Shor’s algorithm can factor large numbers exponentially faster than the best-known algorithms running on classical computers. The implication for encryption is profound. If a large and error-corrected quantum computer could run Shor's algorithm, it could crack these encryption methods, posing a significant threat to digital security worldwide.
And how fast? Exponentially faster is very fast. Breaking a 2048-bit RSA key would take 1 billion years with a classical computer. A quantum computer could do it in 100 seconds.
The immediate focus on examining post-quantum security solutions is no longer optional. Ironically, ECC was recommended over RSA because it offered the same level of security but used shorter keys, resulting in faster computation and less demand for resources such as storage and bandwidth. This made ECC a more efficient and appealing choice for a broad range of applications, from securing web traffic to protecting sensitive government data. However, ECC is even more vulnerable to quantum computers than RSA, requiring even less qubits for the calculation.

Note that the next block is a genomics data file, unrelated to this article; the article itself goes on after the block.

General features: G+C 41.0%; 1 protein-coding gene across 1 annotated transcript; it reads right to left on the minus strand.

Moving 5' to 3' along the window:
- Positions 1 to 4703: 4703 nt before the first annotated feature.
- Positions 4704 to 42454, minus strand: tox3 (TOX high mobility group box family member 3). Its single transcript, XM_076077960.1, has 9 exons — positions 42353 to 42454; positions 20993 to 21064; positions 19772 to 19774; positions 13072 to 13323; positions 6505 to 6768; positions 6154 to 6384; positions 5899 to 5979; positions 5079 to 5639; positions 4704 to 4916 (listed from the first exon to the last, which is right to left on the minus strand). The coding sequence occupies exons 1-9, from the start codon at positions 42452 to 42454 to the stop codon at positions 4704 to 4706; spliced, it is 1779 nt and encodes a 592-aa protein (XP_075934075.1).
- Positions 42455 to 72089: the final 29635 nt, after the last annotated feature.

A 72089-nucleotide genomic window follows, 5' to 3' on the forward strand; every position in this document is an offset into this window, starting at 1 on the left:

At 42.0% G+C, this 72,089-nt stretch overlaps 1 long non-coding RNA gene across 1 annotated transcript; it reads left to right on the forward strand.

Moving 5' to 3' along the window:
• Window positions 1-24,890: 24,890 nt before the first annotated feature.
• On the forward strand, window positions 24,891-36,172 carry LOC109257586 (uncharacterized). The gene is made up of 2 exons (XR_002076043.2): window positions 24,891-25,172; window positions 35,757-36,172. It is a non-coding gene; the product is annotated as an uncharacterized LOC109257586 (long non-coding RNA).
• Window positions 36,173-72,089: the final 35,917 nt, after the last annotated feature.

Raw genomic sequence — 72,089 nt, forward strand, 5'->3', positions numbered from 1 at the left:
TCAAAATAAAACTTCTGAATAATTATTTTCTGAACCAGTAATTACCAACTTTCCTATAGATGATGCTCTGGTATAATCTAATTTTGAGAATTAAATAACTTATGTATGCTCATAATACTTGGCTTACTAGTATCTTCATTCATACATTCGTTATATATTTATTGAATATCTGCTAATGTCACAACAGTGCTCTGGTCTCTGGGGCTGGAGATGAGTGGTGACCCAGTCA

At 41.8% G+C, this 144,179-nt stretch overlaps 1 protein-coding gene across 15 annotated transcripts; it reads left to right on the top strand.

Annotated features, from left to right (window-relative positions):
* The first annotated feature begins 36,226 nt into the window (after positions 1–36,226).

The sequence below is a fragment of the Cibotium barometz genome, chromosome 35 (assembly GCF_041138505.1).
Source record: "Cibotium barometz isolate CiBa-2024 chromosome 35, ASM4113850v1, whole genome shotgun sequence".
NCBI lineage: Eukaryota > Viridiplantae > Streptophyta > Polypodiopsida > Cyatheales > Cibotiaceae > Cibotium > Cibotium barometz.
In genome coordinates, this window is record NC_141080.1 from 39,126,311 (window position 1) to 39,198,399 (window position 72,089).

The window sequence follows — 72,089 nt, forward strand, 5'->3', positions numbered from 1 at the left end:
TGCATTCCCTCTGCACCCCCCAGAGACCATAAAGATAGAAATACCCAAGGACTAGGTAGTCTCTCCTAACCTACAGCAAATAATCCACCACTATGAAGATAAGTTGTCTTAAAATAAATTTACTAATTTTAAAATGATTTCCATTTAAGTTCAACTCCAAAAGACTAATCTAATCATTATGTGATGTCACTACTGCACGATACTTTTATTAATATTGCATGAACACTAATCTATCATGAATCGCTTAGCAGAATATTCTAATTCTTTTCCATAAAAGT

Some data are just valuable for a day, or less. Your job requires you to reset your password every 3 months. So, in the worst-case scenario, a large-scale coherent quantum computer will be released and every website will force us to reset our passwords, encrypted with a new cryptosystem. No big deal.